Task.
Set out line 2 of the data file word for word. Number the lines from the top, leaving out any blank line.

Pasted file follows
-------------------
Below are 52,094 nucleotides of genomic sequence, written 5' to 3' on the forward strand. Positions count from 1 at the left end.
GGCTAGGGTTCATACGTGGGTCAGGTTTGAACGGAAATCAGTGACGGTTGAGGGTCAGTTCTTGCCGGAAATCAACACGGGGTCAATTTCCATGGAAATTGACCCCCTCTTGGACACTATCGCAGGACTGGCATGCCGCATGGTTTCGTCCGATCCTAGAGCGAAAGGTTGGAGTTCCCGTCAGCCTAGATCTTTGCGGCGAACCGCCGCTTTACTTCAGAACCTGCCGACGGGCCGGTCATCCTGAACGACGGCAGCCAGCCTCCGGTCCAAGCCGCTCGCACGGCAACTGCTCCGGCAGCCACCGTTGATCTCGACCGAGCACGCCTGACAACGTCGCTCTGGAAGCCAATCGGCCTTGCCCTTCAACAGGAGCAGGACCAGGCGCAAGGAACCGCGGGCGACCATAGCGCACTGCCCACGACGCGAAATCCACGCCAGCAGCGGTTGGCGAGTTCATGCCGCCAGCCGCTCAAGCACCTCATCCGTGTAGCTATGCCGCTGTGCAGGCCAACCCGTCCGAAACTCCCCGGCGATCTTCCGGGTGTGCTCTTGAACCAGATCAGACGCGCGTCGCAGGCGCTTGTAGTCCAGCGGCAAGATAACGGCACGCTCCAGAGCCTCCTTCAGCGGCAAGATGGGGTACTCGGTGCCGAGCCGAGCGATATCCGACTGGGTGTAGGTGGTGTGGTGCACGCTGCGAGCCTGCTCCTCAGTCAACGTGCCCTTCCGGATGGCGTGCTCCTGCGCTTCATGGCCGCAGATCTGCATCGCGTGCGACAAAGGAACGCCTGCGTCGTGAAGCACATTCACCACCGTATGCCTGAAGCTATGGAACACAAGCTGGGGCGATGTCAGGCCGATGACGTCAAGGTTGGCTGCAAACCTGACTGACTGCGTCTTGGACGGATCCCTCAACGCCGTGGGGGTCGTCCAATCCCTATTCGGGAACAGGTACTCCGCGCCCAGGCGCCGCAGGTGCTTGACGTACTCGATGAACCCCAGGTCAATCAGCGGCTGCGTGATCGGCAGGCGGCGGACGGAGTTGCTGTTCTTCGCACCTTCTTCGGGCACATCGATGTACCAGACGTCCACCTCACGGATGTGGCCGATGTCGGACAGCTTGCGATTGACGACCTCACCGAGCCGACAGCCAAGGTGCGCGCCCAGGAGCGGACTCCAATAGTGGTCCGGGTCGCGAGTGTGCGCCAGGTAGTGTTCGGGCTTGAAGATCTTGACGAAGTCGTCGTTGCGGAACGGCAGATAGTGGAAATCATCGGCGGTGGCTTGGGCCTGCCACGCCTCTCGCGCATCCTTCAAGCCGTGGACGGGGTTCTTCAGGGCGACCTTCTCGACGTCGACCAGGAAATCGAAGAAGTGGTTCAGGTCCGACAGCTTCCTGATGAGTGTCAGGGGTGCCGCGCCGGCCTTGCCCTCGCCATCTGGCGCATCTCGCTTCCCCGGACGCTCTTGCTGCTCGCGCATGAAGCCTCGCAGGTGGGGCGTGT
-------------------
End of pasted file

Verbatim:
GGCTAGGGTTCATACGTGGGTCAGGTTTGAACGGAAATCAGTGACGGTTGAGGGTCAGTTCTTGCCGGAAATCAACACGGGGTCAATTTCCATGGAAATTGACCCCCTCTTGGACACTATCGCAGGACTGGCATGCCGCATGGTTTCGTCCGATCCTAGAGCGAAAGGTTGGAGTTCCCGTCAGCCTAGATCTTTGCGGCGAACCGCCGCTTTACTTCAGAACCTGCCGACGGGCCGGTCATCCTGAACGACGGCAGCCAGCCTCCGGTCCAAGCCGCTCGCACGGCAACTGCTCCGGCAGCCACCGTTGATCTCGACCGAGCACGCCTGACAACGTCGCTCTGGAAGCCAATCGGCCTTGCCCTTCAACAGGAGCAGGACCAGGCGCAAGGAACCGCGGGCGACCATAGCGCACTGCCCACGACGCGAAATCCACGCCAGCAGCGGTTGGCGAGTTCATGCCGCCAGCCGCTCAAGCACCTCATCCGTGTAGCTATGCCGCTGTGCAGGCCAACCCGTCCGAAACTCCCCGGCGATCTTCCGGGTGTGCTCTTGAACCAGATCAGACGCGCGTCGCAGGCGCTTGTAGTCCAGCGGCAAGATAACGGCACGCTCCAGAGCCTCCTTCAGCGGCAAGATGGGGTACTCGGTGCCGAGCCGAGCGATATCCGACTGGGTGTAGGTGGTGTGGTGCACGCTGCGAGCCTGCTCCTCAGTCAACGTGCCCTTCCGGATGGCGTGCTCCTGCGCTTCATGGCCGCAGATCTGCATCGCGTGCGACAAAGGAACGCCTGCGTCGTGAAGCACATTCACCACCGTATGCCTGAAGCTATGGAACACAAGCTGGGGCGATGTCAGGCCGATGACGTCAAGGTTGGCTGCAAACCTGACTGACTGCGTCTTGGACGGATCCCTCAACGCCGTGGGGGTCGTCCAATCCCTATTCGGGAACAGGTACTCCGCGCCCAGGCGCCGCAGGTGCTTGACGTACTCGATGAACCCCAGGTCAATCAGCGGCTGCGTGATCGGCAGGCGGCGGACGGAGTTGCTGTTCTTCGCACCTTCTTCGGGCACATCGATGTACCAGACGTCCACCTCACGGATGTGGCCGATGTCGGACAGCTTGCGATTGACGACCTCACCGAGCCGACAGCCAAGGTGCGCGCCCAGGAGCGGACTCCAATAGTGGTCCGGGTCGCGAGTGTGCGCCAGGTAGTGTTCGGGCTTGAAGATCTTGACGAAGTCGTCGTTGCGGAACGGCAGATAGTGGAAATCATCGGCGGTGGCTTGGGCCTGCCACGCCTCTCGCGCATCCTTCAAGCCGTGGACGGGGTTCTTCAGGGCGACCTTCTCGACGTCGACCAGGAAATCGAAGAAGTGGTTCAGGTCCGACAGCTTCCTGATGAGTGTCAGGGGTGCCGCGCCGGCCTTGCCCTCGCCATCTGGCGCATCTCGCTTCCCCGGACGCTCTTGCTGCTCGCGCATGAAGCCTCGCAGGTGGGGCGTGT